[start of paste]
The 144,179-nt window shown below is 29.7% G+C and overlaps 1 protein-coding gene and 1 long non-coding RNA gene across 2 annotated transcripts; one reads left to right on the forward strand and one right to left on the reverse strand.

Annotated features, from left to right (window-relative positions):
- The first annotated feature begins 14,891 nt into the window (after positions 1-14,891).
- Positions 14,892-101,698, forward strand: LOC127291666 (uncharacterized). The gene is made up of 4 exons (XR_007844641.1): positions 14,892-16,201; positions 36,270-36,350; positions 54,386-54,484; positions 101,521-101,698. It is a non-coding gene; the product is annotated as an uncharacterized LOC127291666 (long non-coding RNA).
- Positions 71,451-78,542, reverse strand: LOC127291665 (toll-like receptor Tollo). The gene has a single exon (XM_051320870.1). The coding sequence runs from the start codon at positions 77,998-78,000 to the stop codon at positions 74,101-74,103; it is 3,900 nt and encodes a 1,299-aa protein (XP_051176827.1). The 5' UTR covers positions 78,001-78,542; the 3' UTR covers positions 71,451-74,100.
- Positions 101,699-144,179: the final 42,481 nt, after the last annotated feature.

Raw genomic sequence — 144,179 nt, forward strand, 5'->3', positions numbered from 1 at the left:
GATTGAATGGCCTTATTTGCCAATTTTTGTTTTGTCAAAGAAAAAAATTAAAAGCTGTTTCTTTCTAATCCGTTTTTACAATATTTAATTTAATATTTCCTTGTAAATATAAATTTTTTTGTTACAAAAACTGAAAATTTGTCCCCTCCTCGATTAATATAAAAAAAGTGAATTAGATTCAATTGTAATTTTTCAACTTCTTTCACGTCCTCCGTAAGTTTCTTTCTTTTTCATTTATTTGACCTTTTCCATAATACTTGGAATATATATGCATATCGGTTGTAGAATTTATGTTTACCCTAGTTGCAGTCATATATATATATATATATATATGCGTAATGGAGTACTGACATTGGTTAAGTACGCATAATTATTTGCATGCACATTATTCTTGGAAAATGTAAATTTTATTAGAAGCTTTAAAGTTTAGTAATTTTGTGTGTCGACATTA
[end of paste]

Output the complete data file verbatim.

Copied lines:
The 144,179-nt window shown below is 29.7% G+C and overlaps 1 protein-coding gene and 1 long non-coding RNA gene across 2 annotated transcripts; one reads left to right on the forward strand and one right to left on the reverse strand.

Annotated features, from left to right (window-relative positions):
- The first annotated feature begins 14,891 nt into the window (after positions 1-14,891).
- Positions 14,892-101,698, forward strand: LOC127291666 (uncharacterized). The gene is made up of 4 exons (XR_007844641.1): positions 14,892-16,201; positions 36,270-36,350; positions 54,386-54,484; positions 101,521-101,698. It is a non-coding gene; the product is annotated as an uncharacterized LOC127291666 (long non-coding RNA).
- Positions 71,451-78,542, reverse strand: LOC127291665 (toll-like receptor Tollo). The gene has a single exon (XM_051320870.1). The coding sequence runs from the start codon at positions 77,998-78,000 to the stop codon at positions 74,101-74,103; it is 3,900 nt and encodes a 1,299-aa protein (XP_051176827.1). The 5' UTR covers positions 78,001-78,542; the 3' UTR covers positions 71,451-74,100.
- Positions 101,699-144,179: the final 42,481 nt, after the last annotated feature.

Raw genomic sequence — 144,179 nt, forward strand, 5'->3', positions numbered from 1 at the left:
GATTGAATGGCCTTATTTGCCAATTTTTGTTTTGTCAAAGAAAAAAATTAAAAGCTGTTTCTTTCTAATCCGTTTTTACAATATTTAATTTAATATTTCCTTGTAAATATAAATTTTTTTGTTACAAAAACTGAAAATTTGTCCCCTCCTCGATTAATATAAAAAAAGTGAATTAGATTCAATTGTAATTTTTCAACTTCTTTCACGTCCTCCGTAAGTTTCTTTCTTTTTCATTTATTTGACCTTTTCCATAATACTTGGAATATATATGCATATCGGTTGTAGAATTTATGTTTACCCTAGTTGCAGTCATATATATATATATATATATATGCGTAATGGAGTACTGACATTGGTTAAGTACGCATAATTATTTGCATGCACATTATTCTTGGAAAATGTAAATTTTATTAGAAGCTTTAAAGTTTAGTAATTTTGTGTGTCGACATTA